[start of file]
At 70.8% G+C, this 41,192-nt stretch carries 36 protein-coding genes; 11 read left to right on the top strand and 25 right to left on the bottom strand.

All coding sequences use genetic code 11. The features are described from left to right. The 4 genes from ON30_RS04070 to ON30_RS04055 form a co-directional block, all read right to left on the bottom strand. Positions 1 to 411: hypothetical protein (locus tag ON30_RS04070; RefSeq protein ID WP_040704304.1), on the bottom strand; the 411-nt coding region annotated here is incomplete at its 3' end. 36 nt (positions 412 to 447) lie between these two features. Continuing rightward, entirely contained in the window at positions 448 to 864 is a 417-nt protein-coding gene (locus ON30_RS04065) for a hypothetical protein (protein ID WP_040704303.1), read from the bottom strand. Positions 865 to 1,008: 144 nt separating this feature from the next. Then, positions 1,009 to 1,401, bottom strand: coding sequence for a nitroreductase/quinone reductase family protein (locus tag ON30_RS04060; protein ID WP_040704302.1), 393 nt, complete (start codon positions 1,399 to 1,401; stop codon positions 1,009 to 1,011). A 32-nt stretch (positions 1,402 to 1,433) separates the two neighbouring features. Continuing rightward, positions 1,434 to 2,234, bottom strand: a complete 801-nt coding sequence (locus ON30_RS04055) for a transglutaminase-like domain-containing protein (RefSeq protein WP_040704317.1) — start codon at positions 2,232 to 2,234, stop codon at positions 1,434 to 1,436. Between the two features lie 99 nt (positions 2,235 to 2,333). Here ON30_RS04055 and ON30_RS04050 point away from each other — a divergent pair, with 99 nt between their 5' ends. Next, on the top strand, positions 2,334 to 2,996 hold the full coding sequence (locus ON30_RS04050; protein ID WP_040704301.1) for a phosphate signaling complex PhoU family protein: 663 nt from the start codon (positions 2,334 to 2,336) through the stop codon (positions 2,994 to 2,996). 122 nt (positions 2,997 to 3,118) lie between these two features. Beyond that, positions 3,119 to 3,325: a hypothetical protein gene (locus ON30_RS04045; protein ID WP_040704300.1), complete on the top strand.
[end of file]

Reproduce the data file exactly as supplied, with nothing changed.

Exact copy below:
At 70.8% G+C, this 41,192-nt stretch carries 36 protein-coding genes; 11 read left to right on the top strand and 25 right to left on the bottom strand.

All coding sequences use genetic code 11. The features are described from left to right. The 4 genes from ON30_RS04070 to ON30_RS04055 form a co-directional block, all read right to left on the bottom strand. Positions 1 to 411: hypothetical protein (locus tag ON30_RS04070; RefSeq protein ID WP_040704304.1), on the bottom strand; the 411-nt coding region annotated here is incomplete at its 3' end. 36 nt (positions 412 to 447) lie between these two features. Continuing rightward, entirely contained in the window at positions 448 to 864 is a 417-nt protein-coding gene (locus ON30_RS04065) for a hypothetical protein (protein ID WP_040704303.1), read from the bottom strand. Positions 865 to 1,008: 144 nt separating this feature from the next. Then, positions 1,009 to 1,401, bottom strand: coding sequence for a nitroreductase/quinone reductase family protein (locus tag ON30_RS04060; protein ID WP_040704302.1), 393 nt, complete (start codon positions 1,399 to 1,401; stop codon positions 1,009 to 1,011). A 32-nt stretch (positions 1,402 to 1,433) separates the two neighbouring features. Continuing rightward, positions 1,434 to 2,234, bottom strand: a complete 801-nt coding sequence (locus ON30_RS04055) for a transglutaminase-like domain-containing protein (RefSeq protein WP_040704317.1) — start codon at positions 2,232 to 2,234, stop codon at positions 1,434 to 1,436. Between the two features lie 99 nt (positions 2,235 to 2,333). Here ON30_RS04055 and ON30_RS04050 point away from each other — a divergent pair, with 99 nt between their 5' ends. Next, on the top strand, positions 2,334 to 2,996 hold the full coding sequence (locus ON30_RS04050; protein ID WP_040704301.1) for a phosphate signaling complex PhoU family protein: 663 nt from the start codon (positions 2,334 to 2,336) through the stop codon (positions 2,994 to 2,996). 122 nt (positions 2,997 to 3,118) lie between these two features. Beyond that, positions 3,119 to 3,325: a hypothetical protein gene (locus ON30_RS04045; protein ID WP_040704300.1), complete on the top strand.